The Willow Creek Watershed in the eastern Tobacco Root Mountains is an outdoor laboratory for teaching, research, and applied investigations. The setting is the centerpiece of the Department of Geological Sciences' field environmental programs in Montana, and provides a framework for cooperation and benefit among students, university researchers, county, state and federal agencies, and local ranchers. The towns of Pony and Harrison are located within the watershed in Madison County, Montana. This drainage basin was chosen because of:
- its proximity to the Field Station, and ready road access
- manageable size (about 160 square miles)
- the range of micro-environments with distinct ecosystems and land usage, ranging from alpine tundra to steppe prairies
- the presence of a large surface reservoir (Harrison Lake)
- diverse bedrock types, ranging from glacial deposits underlain by crystalline bedrock to thick unconsolidated sediments containing multiple aquifers
Key elements of the Demonstration Watershed include:
- Geological framework investigations, which are designed to understand the sedimentologic and hydrogeologic characteristics of the unconsolidated basin fill. These investigations consist of field mapping of surface exposures, analyses of drill cores and field determination of aquifer properties, such as hydraulic conductivity and storativity, and non-invasive geophysical surveys. IU graduate student Bill Elliott accomplished some of this work as part of his Master's thesis.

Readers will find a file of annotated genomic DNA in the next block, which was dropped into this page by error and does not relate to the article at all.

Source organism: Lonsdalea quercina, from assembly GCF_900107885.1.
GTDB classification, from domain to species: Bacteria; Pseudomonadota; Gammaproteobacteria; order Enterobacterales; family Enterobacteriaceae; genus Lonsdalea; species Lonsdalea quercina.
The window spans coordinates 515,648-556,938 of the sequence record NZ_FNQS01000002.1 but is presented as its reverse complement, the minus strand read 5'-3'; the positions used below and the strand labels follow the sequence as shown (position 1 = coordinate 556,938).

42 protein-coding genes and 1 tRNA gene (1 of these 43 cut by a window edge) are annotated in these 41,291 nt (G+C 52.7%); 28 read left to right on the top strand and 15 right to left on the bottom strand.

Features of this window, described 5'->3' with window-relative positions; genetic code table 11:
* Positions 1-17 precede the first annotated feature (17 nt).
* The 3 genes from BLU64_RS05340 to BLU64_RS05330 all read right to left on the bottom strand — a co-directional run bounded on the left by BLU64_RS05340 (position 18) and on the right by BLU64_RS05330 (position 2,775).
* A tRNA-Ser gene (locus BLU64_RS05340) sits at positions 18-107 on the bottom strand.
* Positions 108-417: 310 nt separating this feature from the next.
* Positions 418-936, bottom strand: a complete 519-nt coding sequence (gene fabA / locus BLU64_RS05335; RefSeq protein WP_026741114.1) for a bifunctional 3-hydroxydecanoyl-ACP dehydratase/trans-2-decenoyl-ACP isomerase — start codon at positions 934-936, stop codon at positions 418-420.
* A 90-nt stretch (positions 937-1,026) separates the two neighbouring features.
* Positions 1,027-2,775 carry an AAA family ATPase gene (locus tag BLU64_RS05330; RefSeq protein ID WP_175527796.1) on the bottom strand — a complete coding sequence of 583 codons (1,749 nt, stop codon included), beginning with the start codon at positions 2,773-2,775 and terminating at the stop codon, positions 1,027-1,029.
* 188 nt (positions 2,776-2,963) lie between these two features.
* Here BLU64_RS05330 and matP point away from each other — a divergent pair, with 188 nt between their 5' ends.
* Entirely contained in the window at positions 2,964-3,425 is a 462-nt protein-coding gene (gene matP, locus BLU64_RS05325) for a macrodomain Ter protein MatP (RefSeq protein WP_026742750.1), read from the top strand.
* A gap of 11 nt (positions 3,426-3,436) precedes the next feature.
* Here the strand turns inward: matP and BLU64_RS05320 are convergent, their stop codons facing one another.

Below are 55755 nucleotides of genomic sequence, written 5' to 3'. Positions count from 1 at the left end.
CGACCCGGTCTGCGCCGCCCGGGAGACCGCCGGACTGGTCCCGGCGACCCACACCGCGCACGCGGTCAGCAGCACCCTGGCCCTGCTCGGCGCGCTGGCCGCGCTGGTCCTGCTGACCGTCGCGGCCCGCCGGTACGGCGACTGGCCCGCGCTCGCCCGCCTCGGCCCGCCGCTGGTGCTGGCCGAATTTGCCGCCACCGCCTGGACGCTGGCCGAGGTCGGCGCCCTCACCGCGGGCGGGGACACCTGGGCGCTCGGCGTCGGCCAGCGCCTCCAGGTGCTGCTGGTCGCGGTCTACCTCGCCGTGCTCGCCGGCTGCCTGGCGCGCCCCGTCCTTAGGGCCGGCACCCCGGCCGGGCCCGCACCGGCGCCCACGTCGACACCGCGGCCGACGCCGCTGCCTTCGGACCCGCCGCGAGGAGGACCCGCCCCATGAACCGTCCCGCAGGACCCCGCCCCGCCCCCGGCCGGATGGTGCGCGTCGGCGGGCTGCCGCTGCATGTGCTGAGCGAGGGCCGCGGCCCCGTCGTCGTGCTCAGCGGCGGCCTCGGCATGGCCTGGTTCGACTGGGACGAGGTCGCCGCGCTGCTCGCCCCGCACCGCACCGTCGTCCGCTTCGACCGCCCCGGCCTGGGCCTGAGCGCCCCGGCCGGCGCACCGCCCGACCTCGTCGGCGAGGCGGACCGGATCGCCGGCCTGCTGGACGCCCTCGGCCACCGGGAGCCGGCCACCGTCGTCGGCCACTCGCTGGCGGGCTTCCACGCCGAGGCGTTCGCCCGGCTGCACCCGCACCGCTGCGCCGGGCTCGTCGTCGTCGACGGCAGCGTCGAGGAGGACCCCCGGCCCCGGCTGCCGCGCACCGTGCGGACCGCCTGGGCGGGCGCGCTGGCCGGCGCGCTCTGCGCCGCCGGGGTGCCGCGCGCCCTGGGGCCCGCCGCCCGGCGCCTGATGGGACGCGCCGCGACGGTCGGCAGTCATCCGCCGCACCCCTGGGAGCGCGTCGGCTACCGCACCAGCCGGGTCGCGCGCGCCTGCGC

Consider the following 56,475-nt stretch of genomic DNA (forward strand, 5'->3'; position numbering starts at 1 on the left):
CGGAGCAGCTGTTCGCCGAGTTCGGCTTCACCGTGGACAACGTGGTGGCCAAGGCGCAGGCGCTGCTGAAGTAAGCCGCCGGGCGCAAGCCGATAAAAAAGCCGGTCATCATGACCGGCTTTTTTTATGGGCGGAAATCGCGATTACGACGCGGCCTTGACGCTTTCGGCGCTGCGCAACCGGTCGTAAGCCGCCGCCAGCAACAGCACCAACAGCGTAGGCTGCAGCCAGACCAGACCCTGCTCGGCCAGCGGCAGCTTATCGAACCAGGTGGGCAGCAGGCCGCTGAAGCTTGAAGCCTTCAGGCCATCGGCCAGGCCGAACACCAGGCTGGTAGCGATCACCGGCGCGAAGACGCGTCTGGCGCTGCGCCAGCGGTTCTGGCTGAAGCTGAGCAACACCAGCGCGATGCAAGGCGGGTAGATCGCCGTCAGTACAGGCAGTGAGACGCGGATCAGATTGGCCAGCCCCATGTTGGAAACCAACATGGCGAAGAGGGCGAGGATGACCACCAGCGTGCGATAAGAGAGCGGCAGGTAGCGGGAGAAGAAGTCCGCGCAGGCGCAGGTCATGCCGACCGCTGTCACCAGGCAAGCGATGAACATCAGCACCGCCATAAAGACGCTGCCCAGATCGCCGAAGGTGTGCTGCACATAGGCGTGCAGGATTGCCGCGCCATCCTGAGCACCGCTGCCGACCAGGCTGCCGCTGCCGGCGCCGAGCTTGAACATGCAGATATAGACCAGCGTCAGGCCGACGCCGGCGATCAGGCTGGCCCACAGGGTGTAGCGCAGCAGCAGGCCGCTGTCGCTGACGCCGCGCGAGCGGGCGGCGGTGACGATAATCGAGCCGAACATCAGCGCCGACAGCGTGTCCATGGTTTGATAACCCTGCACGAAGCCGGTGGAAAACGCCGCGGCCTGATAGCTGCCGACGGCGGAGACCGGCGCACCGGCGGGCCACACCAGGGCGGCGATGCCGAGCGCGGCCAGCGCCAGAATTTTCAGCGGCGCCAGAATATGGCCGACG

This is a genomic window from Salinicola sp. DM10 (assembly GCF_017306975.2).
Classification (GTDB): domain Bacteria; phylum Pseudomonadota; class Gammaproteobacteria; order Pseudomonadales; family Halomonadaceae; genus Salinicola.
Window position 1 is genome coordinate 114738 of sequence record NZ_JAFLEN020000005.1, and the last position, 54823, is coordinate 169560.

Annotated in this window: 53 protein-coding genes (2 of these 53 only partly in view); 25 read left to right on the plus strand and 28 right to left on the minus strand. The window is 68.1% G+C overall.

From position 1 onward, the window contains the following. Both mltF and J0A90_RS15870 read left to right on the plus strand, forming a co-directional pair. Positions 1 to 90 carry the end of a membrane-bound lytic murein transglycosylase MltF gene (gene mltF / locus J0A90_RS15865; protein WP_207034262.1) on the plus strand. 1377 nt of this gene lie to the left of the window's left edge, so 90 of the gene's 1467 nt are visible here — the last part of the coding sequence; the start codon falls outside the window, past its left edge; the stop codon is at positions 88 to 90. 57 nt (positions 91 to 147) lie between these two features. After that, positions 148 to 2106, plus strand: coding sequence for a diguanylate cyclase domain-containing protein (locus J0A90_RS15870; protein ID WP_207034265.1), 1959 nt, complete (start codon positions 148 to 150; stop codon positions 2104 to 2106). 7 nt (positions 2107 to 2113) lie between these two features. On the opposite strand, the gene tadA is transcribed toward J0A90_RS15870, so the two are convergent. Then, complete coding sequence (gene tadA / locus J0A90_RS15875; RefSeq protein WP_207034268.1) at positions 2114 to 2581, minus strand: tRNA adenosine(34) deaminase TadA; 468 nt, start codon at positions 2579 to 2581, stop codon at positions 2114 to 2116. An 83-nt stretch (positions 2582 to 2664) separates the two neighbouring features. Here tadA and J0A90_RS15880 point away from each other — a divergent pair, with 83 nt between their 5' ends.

- Hydrologic monitoring, which involves deployment of electronic instruments for continuous measurements of water levels in aquifers, stream stages, micrometeorological conditions (such as wind profiles, humidity and temperature gradients, solar and terrestrial radiation, etc.), and snowmelt. Sally Letsinger's IU PhD work consisted of installation of many such instruments, and developed the data handling capabilites necessary to study their data. Descriptions of individual instrumented sites are accessible from the Willow Creek Demonstration Watershed Map.
- Computer modelling, which will implement algorithms for simulating snowmelt in rugged terrain, streamflow routing, and groundwater flow in heterogeneous porous media.
- Other studies that may develop from teaching projects (e.g., stream assessments, one of which was conducted by IU student Shawn Naylor in 1999), new questions (IU student Ralph Milliken studied snow geochemistry to investigate possible relationships with orography, or mountain geometry), and ranchers' needs (expanding this web site to provide for interactivity and automatic data uploading, which became available in Summer 2001).